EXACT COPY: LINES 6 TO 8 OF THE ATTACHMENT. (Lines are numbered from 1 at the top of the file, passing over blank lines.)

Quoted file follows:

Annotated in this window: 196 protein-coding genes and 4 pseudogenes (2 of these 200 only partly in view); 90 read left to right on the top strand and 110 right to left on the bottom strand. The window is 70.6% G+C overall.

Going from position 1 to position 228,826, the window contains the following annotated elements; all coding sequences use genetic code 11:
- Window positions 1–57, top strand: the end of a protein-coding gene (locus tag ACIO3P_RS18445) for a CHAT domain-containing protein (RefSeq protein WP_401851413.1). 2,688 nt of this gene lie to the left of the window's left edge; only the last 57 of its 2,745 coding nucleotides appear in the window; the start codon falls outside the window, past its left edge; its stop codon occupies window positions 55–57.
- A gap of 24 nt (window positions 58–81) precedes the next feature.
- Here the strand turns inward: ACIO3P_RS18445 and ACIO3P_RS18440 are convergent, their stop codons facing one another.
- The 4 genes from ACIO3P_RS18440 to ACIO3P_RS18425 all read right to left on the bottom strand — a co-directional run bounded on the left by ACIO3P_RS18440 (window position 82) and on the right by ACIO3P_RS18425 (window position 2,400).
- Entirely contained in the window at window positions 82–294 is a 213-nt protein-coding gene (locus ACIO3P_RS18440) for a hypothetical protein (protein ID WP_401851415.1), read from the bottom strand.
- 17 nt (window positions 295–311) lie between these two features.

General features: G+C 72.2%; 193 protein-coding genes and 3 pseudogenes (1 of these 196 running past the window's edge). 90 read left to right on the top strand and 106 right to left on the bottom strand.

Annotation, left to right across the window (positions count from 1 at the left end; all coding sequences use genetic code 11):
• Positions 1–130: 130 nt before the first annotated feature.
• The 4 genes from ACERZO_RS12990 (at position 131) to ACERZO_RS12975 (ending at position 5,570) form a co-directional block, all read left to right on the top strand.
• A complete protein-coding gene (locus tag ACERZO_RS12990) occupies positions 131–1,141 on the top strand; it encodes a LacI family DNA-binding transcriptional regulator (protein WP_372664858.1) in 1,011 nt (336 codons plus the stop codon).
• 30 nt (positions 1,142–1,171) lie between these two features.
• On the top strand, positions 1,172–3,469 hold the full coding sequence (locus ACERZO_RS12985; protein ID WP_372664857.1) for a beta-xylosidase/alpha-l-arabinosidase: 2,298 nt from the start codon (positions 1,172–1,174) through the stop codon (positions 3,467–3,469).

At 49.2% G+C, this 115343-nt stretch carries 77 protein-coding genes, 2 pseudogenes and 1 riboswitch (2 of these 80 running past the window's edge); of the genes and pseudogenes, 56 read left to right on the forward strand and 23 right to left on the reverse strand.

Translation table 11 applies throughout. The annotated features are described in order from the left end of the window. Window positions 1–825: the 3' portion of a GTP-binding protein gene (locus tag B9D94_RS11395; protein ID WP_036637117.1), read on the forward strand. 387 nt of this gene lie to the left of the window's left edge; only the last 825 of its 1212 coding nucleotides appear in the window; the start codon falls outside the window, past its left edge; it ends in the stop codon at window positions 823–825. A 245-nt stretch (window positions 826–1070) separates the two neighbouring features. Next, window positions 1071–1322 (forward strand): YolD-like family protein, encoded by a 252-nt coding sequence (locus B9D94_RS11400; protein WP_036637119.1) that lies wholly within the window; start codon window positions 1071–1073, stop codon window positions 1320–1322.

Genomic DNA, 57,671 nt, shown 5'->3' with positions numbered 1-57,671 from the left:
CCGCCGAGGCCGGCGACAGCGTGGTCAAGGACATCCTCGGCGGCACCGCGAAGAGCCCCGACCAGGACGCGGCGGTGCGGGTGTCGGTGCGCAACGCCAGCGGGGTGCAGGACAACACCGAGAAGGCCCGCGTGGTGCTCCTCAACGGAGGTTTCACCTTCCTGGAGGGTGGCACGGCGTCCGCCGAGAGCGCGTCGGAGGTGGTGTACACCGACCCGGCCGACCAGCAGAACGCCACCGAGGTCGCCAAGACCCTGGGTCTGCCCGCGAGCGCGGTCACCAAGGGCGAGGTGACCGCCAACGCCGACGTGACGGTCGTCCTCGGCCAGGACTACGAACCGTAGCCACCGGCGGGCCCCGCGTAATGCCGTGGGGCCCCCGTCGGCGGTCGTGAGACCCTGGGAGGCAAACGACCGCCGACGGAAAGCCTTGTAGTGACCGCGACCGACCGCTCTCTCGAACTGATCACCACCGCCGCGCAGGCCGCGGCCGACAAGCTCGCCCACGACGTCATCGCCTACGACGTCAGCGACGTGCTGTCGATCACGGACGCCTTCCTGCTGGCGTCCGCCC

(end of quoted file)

- The 4 genes from ACIO3P_RS18440 to ACIO3P_RS18425 all read right to left on the bottom strand — a co-directional run bounded on the left by ACIO3P_RS18440 (window position 82) and on the right by ACIO3P_RS18425 (window position 2,400).
- Entirely contained in the window at window positions 82–294 is a 213-nt protein-coding gene (locus ACIO3P_RS18440) for a hypothetical protein (protein ID WP_401851415.1), read from the bottom strand.
- 17 nt (window positions 295–311) lie between these two features.